Even when artists attack the notion of a special status for art (like pop artists or the Situationists did) they find their ideas defined and legitimated by this division. It is via this ghostly distinction that works that try to disrupt the boundary between an ‘artistic sphere’ and a political one derive their power. How else do we explain the interest generated by conceptual works like Ben Kinmont’s Sometimes a Nicer Sculpture is Being Able to Provide a Living for Your Family? Kinmont decided, in 1998, to set up a bookselling business that operates like any other business. The only difference between Kinmont’s bookshop and yours is one of definition. Still the distinction, debunked at every turn, persists, like a zombie bank. So Melanie Gilligan and others call art ‘a singular type of commodity,’ and Julia Bryan-Wilson compares, but does not erase the distinction between, the art-worker and the proletarian. Rather artists, according to the assembled theorists, find themselves in a parallel position to workers, faced with an existence that has become increasingly financially precarious. Precarity is the term that is supposed to bind art-workers and other workers together in common struggle - although the contributors do not consider the difference between chosen and enforced versions of this life.

The design and content of the book dovetail amicably – the title pages are adorned with graph lines going haywire, while the candy stripe cover recalls Uncle Sam’s trousers. The art showcased is varied both in terms of its medium and tone – some of it conventional agitprop, some exercises in deconstruction. Melanie Gilligan’s wide-ranging contribution, ‘Derivate Days’ makes note of the parallel between the growth of financial instruments that recycle or ‘repackage’ assets and liabilities with the growth of art that is, well, derivative – art that ‘mines its own history’. There is nothing new of course about the techniques of parody, mimicry, collage and cannibalisation. What strikes Gilligan as new is the extent to which these practices have proliferated in both fields. They are, mind, only parallel phenomena, not necessarily related. Some derivations, such as Dread Scott’s ‘Money to Burn’ are uninspiring. It would be hard to improve upon the K Foundation’s torching of a million pounds. And in any case burning money is what monetarists do. Others challenge authority in sophisticated ways, such as IWT’s ‘Post-Fordist Variations’, a set of lithographic plates that riff on an original newspaper headline.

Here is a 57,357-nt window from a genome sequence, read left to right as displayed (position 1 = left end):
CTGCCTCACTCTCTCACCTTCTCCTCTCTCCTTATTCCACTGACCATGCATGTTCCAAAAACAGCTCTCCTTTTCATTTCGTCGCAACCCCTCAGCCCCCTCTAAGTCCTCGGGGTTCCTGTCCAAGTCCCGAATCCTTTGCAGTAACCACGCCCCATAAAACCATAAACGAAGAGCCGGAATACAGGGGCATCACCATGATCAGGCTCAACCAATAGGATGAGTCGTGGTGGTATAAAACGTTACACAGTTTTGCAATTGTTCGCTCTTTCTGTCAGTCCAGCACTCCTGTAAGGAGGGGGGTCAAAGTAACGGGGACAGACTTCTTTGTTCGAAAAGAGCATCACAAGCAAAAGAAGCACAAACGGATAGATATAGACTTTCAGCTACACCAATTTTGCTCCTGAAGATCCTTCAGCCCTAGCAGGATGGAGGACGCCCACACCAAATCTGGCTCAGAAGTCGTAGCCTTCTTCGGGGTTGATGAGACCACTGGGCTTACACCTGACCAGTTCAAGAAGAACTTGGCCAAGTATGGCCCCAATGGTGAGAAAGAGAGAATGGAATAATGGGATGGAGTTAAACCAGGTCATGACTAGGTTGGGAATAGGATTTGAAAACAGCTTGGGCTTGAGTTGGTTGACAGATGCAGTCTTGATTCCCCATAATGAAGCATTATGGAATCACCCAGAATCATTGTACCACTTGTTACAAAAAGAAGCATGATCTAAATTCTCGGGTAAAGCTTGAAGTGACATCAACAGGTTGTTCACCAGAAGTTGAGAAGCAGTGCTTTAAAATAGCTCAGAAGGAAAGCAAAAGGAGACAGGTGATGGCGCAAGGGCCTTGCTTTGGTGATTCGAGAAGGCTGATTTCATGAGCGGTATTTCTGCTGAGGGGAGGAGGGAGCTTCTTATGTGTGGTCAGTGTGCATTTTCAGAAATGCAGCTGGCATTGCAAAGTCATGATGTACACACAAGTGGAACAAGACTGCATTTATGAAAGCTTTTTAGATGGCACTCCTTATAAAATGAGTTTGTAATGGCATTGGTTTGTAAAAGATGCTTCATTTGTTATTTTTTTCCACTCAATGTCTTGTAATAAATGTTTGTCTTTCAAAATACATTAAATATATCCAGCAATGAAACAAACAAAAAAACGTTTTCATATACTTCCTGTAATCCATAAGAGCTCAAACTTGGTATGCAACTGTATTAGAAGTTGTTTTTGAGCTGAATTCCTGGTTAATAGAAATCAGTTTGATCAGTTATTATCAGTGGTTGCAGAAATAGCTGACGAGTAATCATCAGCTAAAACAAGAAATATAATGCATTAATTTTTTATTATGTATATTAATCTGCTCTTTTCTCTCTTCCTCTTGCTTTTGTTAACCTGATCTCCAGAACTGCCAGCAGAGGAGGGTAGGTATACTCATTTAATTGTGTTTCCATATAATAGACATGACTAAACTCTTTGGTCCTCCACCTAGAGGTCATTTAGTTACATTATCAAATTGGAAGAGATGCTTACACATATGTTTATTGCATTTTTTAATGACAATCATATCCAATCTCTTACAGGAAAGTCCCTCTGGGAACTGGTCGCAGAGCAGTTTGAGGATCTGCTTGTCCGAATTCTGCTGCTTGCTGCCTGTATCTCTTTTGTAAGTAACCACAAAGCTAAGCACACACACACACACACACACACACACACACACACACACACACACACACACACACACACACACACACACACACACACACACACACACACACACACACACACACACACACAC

Isa Rosenberger’s Espiral, a video installation in which Chilean dancer Amanda Piña performs Kurt Joos’ 1932 Dance of Death in front of the Austrian National Bank, is both a critical reflection on capitalism’s deja-vu and a melancholy encounter between Gilligan’s two spheres, both ‘mining their own history’ for solutions to the crisis. The melancholy idea of the ‘grim dance’ between artists and labourers on the one side and economic conditions on the other recurs in numerous pieces, most effectively in Linda Bilda’s ‘Labor and Capital’, in which two flimsy acrylic figurines, one a woman and one a shark, dance awkwardly together. However labour here has the upper hand, leading the more powerful of the two creatures, the shark, who finds itself helpless on dry land. This piece is one of many empowering works in the collection, which largely avoids the trap of defeatism, even when the prognoses (e.g. ‘a devastatingly inadequate system is the central fact of our time’) are dire. As the book’s final contributor puts it, ‘art after capitalism’ may seem like an impossible notion, but it’s worth thinking about anyway.

‘It’s the Political Economy, Stupid’ is showing at the Pori Art Museum, Pori, Finland, until 26 May.
Pascal Porcheron reads little and writes less.